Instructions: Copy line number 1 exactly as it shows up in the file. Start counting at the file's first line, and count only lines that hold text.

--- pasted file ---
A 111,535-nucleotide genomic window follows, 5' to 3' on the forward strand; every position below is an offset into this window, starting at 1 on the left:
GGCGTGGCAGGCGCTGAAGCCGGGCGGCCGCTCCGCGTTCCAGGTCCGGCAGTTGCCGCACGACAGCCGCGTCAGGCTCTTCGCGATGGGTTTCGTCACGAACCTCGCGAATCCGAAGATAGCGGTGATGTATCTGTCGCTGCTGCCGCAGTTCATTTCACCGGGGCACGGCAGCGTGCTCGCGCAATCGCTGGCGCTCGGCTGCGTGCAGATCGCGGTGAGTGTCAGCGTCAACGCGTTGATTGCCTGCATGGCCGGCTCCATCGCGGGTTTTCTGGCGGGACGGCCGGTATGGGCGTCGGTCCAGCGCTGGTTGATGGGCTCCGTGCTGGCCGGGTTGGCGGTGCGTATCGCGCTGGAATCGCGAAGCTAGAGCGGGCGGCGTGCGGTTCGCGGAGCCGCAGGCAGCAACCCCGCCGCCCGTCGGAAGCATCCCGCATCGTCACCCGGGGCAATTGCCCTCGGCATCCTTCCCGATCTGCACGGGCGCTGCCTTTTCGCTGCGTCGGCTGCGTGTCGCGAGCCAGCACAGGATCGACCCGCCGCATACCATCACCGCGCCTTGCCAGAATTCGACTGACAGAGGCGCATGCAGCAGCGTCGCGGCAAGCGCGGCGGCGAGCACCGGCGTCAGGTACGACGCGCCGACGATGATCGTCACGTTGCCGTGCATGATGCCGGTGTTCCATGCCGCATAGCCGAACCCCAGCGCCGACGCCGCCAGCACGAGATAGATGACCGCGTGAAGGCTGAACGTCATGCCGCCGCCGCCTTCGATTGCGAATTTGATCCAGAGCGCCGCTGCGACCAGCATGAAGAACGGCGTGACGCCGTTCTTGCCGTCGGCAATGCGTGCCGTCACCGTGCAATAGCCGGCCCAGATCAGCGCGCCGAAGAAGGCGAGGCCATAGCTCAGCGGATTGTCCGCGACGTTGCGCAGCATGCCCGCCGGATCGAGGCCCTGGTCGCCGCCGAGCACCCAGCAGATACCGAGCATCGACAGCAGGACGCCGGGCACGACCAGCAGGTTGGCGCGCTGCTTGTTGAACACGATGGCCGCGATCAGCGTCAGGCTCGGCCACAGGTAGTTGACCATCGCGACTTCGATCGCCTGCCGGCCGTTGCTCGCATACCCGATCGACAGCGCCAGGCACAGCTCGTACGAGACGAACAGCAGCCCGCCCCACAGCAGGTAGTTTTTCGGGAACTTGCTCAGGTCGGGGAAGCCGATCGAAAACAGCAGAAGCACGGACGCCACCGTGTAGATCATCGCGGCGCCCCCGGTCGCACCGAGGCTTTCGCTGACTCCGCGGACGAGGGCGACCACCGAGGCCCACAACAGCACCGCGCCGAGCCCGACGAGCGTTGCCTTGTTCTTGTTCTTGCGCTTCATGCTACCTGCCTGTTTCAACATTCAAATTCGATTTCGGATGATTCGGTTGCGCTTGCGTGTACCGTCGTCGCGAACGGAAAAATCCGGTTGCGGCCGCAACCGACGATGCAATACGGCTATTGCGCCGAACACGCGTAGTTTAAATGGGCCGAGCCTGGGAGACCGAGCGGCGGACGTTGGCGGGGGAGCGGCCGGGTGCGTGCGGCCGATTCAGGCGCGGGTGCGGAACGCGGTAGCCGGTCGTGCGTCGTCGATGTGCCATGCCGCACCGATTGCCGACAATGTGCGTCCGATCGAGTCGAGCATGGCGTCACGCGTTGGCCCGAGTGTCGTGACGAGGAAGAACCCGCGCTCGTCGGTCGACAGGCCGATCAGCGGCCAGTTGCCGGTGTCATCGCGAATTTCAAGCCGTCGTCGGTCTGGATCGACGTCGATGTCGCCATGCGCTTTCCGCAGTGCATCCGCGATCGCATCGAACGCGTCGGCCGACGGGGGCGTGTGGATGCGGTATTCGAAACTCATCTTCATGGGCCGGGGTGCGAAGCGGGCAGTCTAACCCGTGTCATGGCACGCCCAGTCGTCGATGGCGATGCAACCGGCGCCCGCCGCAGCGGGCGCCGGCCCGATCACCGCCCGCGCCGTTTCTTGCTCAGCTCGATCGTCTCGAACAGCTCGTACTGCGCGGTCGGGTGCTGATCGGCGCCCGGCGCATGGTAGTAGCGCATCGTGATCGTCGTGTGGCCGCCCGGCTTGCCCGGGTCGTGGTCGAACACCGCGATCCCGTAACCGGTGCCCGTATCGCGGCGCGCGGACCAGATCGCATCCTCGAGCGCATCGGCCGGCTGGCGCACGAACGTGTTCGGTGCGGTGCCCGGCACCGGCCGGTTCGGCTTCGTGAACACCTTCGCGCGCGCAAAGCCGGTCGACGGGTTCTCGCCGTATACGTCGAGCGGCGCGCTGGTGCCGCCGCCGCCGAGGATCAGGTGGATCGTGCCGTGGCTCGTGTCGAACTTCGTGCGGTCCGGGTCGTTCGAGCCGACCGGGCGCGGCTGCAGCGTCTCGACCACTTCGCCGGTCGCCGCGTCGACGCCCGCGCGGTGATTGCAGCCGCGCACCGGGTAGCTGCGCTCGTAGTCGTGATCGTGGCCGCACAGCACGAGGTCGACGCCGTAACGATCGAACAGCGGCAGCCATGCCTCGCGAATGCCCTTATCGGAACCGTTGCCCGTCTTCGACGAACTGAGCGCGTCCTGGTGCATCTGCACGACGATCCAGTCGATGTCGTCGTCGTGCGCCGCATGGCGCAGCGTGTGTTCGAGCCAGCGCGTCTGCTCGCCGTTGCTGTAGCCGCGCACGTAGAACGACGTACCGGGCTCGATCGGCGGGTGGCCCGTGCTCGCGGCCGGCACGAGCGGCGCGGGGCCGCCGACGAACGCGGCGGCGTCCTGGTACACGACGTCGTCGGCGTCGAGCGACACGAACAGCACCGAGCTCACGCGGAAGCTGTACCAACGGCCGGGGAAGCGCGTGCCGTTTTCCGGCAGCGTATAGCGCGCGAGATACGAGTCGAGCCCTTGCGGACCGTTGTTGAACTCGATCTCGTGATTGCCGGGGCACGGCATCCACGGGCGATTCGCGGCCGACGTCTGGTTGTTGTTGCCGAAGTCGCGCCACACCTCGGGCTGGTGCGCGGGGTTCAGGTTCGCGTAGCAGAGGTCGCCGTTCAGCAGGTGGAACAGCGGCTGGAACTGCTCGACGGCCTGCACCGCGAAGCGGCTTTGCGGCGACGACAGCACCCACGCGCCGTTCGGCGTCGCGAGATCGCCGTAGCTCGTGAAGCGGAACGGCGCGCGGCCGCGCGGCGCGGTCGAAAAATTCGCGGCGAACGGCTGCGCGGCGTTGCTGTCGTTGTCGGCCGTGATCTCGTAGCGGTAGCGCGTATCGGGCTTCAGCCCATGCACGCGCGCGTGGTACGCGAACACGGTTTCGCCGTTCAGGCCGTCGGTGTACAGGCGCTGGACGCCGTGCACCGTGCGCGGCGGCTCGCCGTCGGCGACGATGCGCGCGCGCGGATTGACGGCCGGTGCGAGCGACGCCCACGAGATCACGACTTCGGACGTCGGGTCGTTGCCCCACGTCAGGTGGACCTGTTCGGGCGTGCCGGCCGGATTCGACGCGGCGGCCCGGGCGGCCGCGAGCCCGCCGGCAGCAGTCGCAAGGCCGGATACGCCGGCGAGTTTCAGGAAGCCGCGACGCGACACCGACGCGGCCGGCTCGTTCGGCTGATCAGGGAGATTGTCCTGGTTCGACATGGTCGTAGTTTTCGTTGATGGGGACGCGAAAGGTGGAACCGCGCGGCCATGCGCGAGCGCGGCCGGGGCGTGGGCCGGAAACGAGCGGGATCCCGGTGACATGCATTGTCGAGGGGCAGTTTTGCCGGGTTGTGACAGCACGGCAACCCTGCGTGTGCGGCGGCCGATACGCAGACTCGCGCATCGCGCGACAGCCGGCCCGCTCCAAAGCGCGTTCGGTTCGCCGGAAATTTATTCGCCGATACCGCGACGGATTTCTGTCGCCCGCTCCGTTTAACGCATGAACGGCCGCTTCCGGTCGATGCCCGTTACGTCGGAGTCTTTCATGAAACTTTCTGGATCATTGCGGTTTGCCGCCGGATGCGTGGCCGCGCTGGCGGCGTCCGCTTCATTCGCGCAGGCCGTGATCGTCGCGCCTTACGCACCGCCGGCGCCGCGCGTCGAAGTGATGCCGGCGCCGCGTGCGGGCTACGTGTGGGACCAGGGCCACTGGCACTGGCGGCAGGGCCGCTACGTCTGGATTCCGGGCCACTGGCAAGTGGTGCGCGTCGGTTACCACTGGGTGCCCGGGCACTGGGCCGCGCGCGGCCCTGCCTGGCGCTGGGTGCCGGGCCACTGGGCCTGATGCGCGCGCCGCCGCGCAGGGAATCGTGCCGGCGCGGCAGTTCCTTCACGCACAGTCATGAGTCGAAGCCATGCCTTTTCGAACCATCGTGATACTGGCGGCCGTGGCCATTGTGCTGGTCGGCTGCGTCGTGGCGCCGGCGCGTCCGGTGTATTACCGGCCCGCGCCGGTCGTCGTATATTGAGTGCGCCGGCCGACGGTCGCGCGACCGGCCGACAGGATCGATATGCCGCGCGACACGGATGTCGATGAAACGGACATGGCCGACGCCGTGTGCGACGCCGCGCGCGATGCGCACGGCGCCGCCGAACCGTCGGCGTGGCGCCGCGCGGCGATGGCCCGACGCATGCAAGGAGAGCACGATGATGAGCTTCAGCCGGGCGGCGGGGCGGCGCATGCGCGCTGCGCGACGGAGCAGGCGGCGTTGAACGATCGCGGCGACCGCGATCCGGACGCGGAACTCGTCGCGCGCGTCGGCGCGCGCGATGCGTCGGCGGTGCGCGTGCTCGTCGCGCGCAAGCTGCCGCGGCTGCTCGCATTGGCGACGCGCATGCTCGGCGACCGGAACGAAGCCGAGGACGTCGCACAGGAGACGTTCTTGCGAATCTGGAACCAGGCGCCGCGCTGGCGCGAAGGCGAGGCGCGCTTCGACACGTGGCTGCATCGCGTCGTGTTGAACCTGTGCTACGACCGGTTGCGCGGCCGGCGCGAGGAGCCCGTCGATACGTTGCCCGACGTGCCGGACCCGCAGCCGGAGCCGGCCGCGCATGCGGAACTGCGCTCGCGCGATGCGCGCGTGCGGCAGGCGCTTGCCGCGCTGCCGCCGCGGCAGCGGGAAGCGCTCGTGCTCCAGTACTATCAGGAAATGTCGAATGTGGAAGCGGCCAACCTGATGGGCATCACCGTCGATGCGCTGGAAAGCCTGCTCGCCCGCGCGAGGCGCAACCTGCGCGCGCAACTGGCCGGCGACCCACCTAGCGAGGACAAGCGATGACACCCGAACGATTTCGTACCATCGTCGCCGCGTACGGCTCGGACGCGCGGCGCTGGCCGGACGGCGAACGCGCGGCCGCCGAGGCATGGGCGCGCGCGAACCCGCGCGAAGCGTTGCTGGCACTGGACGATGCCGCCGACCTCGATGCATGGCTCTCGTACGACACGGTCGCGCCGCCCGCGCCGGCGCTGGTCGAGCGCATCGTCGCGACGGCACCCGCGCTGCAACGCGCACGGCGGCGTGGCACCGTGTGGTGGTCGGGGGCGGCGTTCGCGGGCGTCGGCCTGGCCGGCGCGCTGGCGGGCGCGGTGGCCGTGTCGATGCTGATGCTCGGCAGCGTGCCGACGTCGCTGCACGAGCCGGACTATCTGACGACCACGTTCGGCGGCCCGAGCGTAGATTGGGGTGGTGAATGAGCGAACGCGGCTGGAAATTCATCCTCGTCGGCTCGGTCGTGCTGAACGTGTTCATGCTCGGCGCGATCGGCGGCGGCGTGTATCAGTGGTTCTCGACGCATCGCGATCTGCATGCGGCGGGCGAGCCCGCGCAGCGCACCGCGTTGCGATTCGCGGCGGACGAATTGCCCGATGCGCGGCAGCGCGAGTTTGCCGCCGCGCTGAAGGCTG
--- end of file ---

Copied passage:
A 111,535-nucleotide genomic window follows, 5' to 3' on the forward strand; every position below is an offset into this window, starting at 1 on the left: